It is strange for me to find a book whose thesis I largely disagree with, so generally agreeable. In Perspectives on Pentecost, scholar Richard Gaffin aims to convince readers that the revelatory gifts of prophecy and tongues have ceased. I remain unpersuaded by his ultimate arguments, and yet I was shocked to find there was much in this book that I did agree with. Gaffin’s competent scholarship and exegetical work make this a good challenge to many of the misunderstandings and abuses within Charismatic and general continuastionist theology and practice.
Perspectives on Pentecost is a small book, originally it was a series of lectures that Gaffin gave in 1974 and 75. Yet, for all its brevity, the work packs a powerful punch. Gaffin is a tremendous scholar and this work evidences his skill both in exegesis and theology. He digs deep into passages, and even where I could not finally side with his conclusions I found them to provide some pointed challenge to my own thoughts. The book’s six chapters build towards the major point of the work, which doesn’t ultimately come until chapter five. Each chapter works highlights in different ways the foundational principle for Gaffin that Pentecost was a once-and-for-all event, that set the apostolic foundation of the gospel for the church. Gaffin explains the progression of the book when he writes in the first chapter:
The ground plan of this book involves a progressively narrowing exegetical focus on the subject of spiritual gifts. It begins by trying to capture in a brief sketch something of the breadth and richness of the whole work of the Spirit in the church (chapter II), moves on to survey a number of considerations that bear on spiritual gifts in general (chapter III), then concentrates specifically on the gifts of prophecy and tongues (chapter IV) and the question of their cessation (chapter V).
Each chapter focuses on moving readers towards his conclusion, but within those chapters Gaffin provides many great challenges worthy of consideration.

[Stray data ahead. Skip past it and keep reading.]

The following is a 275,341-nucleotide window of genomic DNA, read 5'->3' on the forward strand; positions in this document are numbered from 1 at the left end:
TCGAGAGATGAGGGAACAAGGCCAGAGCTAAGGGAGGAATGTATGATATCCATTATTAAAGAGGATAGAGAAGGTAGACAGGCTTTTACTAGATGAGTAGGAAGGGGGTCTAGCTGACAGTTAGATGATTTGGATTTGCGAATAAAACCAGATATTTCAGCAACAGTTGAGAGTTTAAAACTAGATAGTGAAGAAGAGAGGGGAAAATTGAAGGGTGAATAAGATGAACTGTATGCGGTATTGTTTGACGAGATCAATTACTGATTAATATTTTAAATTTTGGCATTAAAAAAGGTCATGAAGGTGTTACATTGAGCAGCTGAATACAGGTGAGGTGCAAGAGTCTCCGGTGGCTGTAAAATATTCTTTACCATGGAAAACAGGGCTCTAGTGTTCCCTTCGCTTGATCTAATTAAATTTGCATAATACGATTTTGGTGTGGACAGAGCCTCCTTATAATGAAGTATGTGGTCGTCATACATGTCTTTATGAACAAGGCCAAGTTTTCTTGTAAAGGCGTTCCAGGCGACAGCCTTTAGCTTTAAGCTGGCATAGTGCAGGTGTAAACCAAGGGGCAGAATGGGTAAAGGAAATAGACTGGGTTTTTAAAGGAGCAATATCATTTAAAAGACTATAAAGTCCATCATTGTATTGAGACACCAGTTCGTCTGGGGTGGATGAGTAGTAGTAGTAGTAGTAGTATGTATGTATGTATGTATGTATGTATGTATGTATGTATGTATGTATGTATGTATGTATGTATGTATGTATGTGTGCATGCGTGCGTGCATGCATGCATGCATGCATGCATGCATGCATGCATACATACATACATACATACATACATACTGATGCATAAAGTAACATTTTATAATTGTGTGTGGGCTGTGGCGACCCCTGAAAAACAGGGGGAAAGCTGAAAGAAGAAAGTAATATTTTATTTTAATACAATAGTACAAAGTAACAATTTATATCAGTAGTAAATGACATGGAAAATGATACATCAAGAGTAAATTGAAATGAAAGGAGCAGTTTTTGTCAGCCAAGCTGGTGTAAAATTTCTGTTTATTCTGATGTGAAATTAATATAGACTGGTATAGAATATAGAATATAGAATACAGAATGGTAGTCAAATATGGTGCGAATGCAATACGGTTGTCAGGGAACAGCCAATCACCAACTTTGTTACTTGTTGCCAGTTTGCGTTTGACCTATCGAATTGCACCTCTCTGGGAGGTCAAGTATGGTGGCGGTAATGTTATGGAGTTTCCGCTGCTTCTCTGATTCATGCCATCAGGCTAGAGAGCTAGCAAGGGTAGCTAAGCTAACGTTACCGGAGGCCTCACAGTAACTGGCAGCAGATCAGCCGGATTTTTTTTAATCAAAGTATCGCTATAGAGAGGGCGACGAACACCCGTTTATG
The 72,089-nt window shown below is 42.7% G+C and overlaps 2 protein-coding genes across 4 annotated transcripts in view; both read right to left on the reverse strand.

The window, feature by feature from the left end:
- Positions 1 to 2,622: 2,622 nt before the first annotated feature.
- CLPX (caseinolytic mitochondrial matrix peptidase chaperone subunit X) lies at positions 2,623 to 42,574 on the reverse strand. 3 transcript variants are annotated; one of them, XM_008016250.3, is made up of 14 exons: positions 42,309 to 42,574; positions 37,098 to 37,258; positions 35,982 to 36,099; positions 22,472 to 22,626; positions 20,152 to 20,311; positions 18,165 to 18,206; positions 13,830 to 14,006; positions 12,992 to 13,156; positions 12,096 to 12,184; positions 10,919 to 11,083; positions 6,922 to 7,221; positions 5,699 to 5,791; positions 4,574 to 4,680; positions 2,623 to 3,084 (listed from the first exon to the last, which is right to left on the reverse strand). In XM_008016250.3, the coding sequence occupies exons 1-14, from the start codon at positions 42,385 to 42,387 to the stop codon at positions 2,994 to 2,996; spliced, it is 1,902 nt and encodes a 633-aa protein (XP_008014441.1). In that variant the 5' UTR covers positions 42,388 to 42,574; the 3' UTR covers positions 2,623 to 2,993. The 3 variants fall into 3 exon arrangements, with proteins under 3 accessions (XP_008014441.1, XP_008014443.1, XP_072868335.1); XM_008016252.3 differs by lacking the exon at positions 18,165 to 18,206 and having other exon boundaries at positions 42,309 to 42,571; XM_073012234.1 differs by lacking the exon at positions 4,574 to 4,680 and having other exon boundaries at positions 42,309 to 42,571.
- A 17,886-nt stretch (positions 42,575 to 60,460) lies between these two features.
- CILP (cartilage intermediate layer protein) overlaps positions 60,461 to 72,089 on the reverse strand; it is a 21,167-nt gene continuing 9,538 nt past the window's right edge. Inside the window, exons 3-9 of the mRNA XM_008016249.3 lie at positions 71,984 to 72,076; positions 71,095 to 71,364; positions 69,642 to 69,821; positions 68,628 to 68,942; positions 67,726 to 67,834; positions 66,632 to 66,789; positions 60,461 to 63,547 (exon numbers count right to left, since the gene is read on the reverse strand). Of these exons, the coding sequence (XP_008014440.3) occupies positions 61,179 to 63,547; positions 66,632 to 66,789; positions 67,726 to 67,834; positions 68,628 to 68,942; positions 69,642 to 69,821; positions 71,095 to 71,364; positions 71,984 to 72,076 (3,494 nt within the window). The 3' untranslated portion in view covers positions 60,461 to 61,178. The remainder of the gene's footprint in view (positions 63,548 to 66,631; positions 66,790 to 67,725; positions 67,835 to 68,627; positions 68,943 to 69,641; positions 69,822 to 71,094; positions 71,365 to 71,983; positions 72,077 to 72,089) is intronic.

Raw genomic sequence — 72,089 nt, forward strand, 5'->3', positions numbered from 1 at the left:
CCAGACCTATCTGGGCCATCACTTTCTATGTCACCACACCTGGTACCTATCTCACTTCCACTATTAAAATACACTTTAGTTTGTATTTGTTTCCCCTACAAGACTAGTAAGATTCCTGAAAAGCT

For all the moments I was inclined to disagree with Gaffin’s points, I found others that were strong and convincing. So, while I think that Gaffin minimizes the aspect of empowerment at Pentecost, I think he makes a strong case, in that same chapter, for the once-for-all nature of Pentecost. The believer today does not experience Pentecost like the apostles did. It served an important role in the establishment of the church in the historical-redemptive record, and it is not a repeatable event. Likewise, I disagreed with Gaffin on the relationship between gifts and offices in the New Testament, but I affirmed greatly his push back on the “find-my-gift” fanaticism so common these days. I did not agree with Gaffin’s analysis of the nature of the New Testament prophet, nor his exegesis of the relevant passages. His analysis of tongues, however, was incredibly compelling. I found myself, much to my surprise, convinced of his arguments for tongues as an actual language. In addition he makes a strong case against tongues as the evidence of baptism of the Spirit. His work here was strong and exegetically sound in my view.
Gaffin has written a really good work. It’s a thoughtful study and written in a gracious tone. He clearly disagrees with those who affirm the continuance of the revelatory gifts, but he never belittles them or demeans them. He, unlike MacArthur, is not willing to denounce them heretics and apart from Christ. He makes his case not by picking at the worst cases, but by building an exegetical argument from Scripture. I am not persuaded by all his work, but I was surprised by how much I did enjoy this book. For all those looking for sound theological and Biblical support from Cessationism, this is the work to consult. Perspectives on Pentecost, despite being published in 1979, is still worthy of study today.